New housing policies affecting the private rented sector, including longer tenancies, boosting the supply of much needed housing and plans to clamp down on rogue landlords, have been broadly welcomed.
However, landlords fear that they still face tough challenges ahead relating to tax changes which could push up rents at a time when the new housing white paper, unveiled by communities secretary Sajid Javid (pictured) yesterday, aims to deliver more affordable homes to rent.
Steve Bolton, founder of Platinum Property Partners and co-leading the Axe the Tenant Tax coalition - a crowd-funded coalition of individuals and organisations who represent more than 150,000 landlords - agrees with the government that “a fair and affordable rental market is crucial”.
He believes that it is encouraging to see more support for longer tenancies, as they benefit both renters, who have greater security and peace of mind, and buy-to-let landlords, who can manage their portfolio more successfully knowing they are less likely to face void periods.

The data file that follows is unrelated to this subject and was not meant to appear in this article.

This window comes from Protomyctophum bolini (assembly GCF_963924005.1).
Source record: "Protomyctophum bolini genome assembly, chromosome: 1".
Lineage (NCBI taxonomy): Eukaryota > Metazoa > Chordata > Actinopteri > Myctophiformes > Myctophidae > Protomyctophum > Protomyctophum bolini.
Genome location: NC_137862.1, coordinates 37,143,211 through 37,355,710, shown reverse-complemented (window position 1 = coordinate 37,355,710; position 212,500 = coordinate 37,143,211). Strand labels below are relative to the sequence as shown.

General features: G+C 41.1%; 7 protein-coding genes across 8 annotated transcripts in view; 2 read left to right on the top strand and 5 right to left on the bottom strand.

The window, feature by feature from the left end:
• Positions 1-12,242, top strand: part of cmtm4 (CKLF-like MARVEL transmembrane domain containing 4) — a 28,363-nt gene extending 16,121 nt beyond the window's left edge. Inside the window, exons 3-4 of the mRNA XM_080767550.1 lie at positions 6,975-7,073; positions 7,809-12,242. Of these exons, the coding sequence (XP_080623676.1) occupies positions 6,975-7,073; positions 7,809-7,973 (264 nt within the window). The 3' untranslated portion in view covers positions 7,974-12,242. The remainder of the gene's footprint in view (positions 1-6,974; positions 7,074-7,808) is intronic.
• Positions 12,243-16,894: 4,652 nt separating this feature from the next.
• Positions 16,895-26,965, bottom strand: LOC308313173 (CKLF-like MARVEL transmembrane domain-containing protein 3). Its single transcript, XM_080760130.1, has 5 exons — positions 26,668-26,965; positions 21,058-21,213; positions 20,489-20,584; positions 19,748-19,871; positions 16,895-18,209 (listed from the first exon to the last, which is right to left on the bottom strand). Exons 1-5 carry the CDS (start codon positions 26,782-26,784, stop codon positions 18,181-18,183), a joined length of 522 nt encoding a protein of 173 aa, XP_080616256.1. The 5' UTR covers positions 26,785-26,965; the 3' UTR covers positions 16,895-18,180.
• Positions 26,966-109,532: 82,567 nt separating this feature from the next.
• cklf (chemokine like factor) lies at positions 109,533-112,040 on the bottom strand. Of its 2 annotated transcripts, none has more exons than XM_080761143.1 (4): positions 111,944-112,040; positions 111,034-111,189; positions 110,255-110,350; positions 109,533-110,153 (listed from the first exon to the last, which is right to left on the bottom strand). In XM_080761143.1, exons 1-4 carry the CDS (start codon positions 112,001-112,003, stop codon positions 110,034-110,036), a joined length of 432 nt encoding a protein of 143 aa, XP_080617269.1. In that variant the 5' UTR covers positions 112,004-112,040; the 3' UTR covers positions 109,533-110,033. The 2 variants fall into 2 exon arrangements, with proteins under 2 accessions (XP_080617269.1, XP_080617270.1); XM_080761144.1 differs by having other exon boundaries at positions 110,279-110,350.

“We absolutely need to get more homes built, and faster. Improving property supply – both in the homeowner and rental market – is key if we are to slow rising house prices and rents,” he said.
Yet, while the government commits to increasing the availability of homes in the white paper, Bolton fears that buy-to-let tax changes due to come into effect in April threaten to “seriously derail investment in the rental sector”.
He commented: “The proposed tax changes will hit private landlords’ profitability and inevitably cause some to leave the market altogether, restricting the number of rental homes available.
“How can the government say they are committed to improving homeownership and reducing rents while simultaneously introducing a ‘tenant tax’ that will only result in higher rental costs, and therefore making it harder for people to save for a deposit?
“All the good thinking in the white paper is completely derailed by this hypocritical approach.”
According to the white paper, almost two thirds - 65% - of private tenants are happy with their tenure, compared to 48% in 2004-05.
“It’s clear that landlords are providing an essential service – yet they are being squarely punished for it,” he added. “If the government truly wants to improve homeownership levels, and make renting more affordable for all, they need to abolish this ludicrous tax change sooner rather than later.”